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In Dire Need of Fridge Etiquette
Chas Arnold ’25 Staff Writer
November 18, 2021
Credit: Coco de Vink

On the first day of school, optimistic freshmen arrived with boxes full of delicious and tempting refrigerated snacks, but the communal fridge they entrusted to store their precious sustenance soon stood empty. All that remained were crumpled sticky notes lying on the dusty bottom, carrying the forgotten names of theft victims. When a frozen pizza calls your name from just a few steps away, it’s quite difficult to even fathom the lengthy walk to the Dining Hall. Although stealing food has become commonplace in Johnson-Doubleday, boarders snatching their peers’ belongings at Deerfield has led to recent calls for change regarding this lifestyle. However, these calls have only propelled more students to come up with increasingly savvy tactics for stealing and defending. 

   Currently, not only have people been ignoring the post-it notes that explicitly say a name inside the communal fridge, but some go on top-secret missions, rummaging through their friends’ rooms for snacks under the cloak of darkness. One reason for this could be due to the culprit receiving  permission once, but thinking that this obligated kindness applies to whenever. However, in case you need the reminder… it doesn’t.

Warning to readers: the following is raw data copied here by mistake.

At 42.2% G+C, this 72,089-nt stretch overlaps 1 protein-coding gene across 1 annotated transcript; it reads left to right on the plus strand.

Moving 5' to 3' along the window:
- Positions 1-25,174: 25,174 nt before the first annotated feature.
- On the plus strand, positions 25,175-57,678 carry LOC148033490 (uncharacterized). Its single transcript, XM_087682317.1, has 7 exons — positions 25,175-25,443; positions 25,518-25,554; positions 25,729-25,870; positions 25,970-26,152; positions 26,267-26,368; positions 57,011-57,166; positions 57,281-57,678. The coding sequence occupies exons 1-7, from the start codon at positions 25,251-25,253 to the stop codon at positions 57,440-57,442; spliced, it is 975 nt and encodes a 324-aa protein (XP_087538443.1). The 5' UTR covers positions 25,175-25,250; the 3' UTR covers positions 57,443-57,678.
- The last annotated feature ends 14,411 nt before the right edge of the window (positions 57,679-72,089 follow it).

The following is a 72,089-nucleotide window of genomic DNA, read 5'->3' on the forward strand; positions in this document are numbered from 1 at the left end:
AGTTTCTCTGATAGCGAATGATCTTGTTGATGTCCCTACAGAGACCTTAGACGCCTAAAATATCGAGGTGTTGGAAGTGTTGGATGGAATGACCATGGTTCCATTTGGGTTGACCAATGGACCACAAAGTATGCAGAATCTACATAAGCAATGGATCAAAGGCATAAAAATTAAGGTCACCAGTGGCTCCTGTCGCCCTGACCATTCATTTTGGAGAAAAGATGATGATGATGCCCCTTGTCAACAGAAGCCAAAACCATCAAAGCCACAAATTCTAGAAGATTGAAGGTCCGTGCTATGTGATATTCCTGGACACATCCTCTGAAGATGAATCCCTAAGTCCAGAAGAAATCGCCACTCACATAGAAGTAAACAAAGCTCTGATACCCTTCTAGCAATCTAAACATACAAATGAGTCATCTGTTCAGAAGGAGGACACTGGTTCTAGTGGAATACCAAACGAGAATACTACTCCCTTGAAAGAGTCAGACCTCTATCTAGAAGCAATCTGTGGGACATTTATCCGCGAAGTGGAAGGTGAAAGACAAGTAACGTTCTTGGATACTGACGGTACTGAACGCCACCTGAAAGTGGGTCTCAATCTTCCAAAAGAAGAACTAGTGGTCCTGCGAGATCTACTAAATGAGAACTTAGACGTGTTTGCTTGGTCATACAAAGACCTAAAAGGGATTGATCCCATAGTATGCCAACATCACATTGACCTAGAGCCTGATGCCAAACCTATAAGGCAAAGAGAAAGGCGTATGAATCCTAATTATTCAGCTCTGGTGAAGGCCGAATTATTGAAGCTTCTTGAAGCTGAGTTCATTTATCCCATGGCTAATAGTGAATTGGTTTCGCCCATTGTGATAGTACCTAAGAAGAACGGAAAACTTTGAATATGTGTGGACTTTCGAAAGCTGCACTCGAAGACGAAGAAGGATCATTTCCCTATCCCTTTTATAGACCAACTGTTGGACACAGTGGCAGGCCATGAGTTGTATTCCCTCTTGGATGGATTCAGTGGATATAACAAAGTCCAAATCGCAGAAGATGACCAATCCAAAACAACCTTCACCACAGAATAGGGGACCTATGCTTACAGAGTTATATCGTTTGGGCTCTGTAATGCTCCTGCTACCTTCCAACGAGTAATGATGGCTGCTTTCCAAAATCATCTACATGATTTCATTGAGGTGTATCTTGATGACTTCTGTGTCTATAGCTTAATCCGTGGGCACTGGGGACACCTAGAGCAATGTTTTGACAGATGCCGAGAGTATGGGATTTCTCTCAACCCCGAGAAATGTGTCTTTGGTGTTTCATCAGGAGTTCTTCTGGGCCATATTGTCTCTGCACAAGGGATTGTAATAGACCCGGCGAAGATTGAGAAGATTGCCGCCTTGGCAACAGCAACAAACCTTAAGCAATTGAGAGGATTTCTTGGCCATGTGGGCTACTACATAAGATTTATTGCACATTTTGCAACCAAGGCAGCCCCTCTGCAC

In the past month, Doubleday has become more like a game between attackers looking for food and defenders storing it. While hungry students find new and innovative ways to steal other peoples’ food unnoticed, the victims test their hiding and locking skills during busy weekend nights when everyone on campus is on the hunt for a bite. 

Since at this point, the communal fridge basically says “rob me” all over it, one of the best strategies I’ve witnessed in the past month for safeguarding food has been someone using their ties and a bike lock to keep people from getting into a box of Oreos and Goldfish. Mini fridges have also become the new meta for both experienced and less experienced kids alike to shield their food from invaders, introducing a second layer of security with the room door. 

At the end of the day, I believe a treaty is possible. Students need to realize that they can get permission to take food if they just ask. Boom, game over. Everyone wins because there is a system of trust which gets rid of this unspoken and never-ending game.

If we create an open environment that fosters sharing while respecting each other and asking before taking, each grade — specifically the freshman class — will thrive. Let’s discontinue this arms race for food. Let’s end this now.  

Next time that last PopTart sitting alone on your friend’s desk looks like paradise itself, don’t let your stomach think before your mind.